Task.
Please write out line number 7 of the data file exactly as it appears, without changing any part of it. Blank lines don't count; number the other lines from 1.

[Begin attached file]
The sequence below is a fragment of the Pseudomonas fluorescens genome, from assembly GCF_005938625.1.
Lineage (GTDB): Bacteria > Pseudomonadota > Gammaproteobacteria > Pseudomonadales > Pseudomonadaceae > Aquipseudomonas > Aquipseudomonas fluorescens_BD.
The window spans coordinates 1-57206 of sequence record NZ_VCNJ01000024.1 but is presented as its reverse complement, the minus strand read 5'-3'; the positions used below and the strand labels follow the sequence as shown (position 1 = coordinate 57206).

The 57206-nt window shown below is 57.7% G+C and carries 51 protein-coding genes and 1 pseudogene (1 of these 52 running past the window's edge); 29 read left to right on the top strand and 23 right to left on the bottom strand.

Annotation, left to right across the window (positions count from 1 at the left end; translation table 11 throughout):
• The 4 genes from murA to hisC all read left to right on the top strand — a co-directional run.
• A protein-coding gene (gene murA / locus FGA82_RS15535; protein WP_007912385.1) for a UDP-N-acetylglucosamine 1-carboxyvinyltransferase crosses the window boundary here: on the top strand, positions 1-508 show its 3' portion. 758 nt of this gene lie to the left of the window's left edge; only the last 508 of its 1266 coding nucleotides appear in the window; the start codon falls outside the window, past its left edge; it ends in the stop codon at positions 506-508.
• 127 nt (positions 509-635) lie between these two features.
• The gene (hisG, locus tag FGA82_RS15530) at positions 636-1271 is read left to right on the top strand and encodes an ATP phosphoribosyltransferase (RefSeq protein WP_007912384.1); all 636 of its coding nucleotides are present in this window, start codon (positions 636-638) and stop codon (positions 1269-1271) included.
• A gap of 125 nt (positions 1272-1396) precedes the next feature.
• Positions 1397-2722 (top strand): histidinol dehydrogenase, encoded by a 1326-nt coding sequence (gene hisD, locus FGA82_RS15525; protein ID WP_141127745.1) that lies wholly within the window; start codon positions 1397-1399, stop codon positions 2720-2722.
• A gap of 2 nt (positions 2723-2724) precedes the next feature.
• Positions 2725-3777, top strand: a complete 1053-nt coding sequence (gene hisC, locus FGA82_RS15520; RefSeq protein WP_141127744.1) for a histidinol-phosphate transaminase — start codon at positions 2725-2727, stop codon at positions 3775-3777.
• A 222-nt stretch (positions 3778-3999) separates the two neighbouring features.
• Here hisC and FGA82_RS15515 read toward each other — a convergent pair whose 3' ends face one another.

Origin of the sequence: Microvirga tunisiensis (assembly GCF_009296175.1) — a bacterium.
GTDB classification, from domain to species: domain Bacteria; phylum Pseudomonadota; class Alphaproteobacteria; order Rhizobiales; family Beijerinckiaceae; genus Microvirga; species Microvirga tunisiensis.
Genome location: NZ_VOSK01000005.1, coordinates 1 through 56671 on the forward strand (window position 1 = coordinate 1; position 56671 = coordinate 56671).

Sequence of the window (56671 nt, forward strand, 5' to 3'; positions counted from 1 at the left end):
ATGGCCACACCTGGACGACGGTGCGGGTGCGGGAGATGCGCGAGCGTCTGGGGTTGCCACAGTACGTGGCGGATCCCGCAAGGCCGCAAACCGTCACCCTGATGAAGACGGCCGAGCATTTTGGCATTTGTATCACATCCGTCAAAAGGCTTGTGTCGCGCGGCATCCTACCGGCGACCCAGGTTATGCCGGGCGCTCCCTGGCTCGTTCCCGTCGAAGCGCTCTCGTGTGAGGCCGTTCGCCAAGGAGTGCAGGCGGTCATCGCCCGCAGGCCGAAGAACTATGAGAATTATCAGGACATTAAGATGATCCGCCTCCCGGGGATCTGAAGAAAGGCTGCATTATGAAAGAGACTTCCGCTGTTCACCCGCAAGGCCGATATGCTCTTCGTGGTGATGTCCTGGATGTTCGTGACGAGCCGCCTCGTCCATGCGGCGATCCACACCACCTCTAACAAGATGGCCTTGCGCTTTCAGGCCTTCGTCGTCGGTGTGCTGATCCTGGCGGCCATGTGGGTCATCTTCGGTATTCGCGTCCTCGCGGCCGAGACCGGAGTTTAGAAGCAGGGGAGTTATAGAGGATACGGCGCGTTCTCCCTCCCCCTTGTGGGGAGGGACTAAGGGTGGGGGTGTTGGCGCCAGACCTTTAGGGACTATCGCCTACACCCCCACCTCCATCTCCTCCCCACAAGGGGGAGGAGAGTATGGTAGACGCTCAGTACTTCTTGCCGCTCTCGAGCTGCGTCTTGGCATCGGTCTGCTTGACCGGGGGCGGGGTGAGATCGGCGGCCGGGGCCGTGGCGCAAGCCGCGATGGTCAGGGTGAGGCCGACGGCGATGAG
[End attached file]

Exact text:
• A protein-coding gene (gene murA / locus FGA82_RS15535; protein WP_007912385.1) for a UDP-N-acetylglucosamine 1-carboxyvinyltransferase crosses the window boundary here: on the top strand, positions 1-508 show its 3' portion. 758 nt of this gene lie to the left of the window's left edge; only the last 508 of its 1266 coding nucleotides appear in the window; the start codon falls outside the window, past its left edge; it ends in the stop codon at positions 506-508.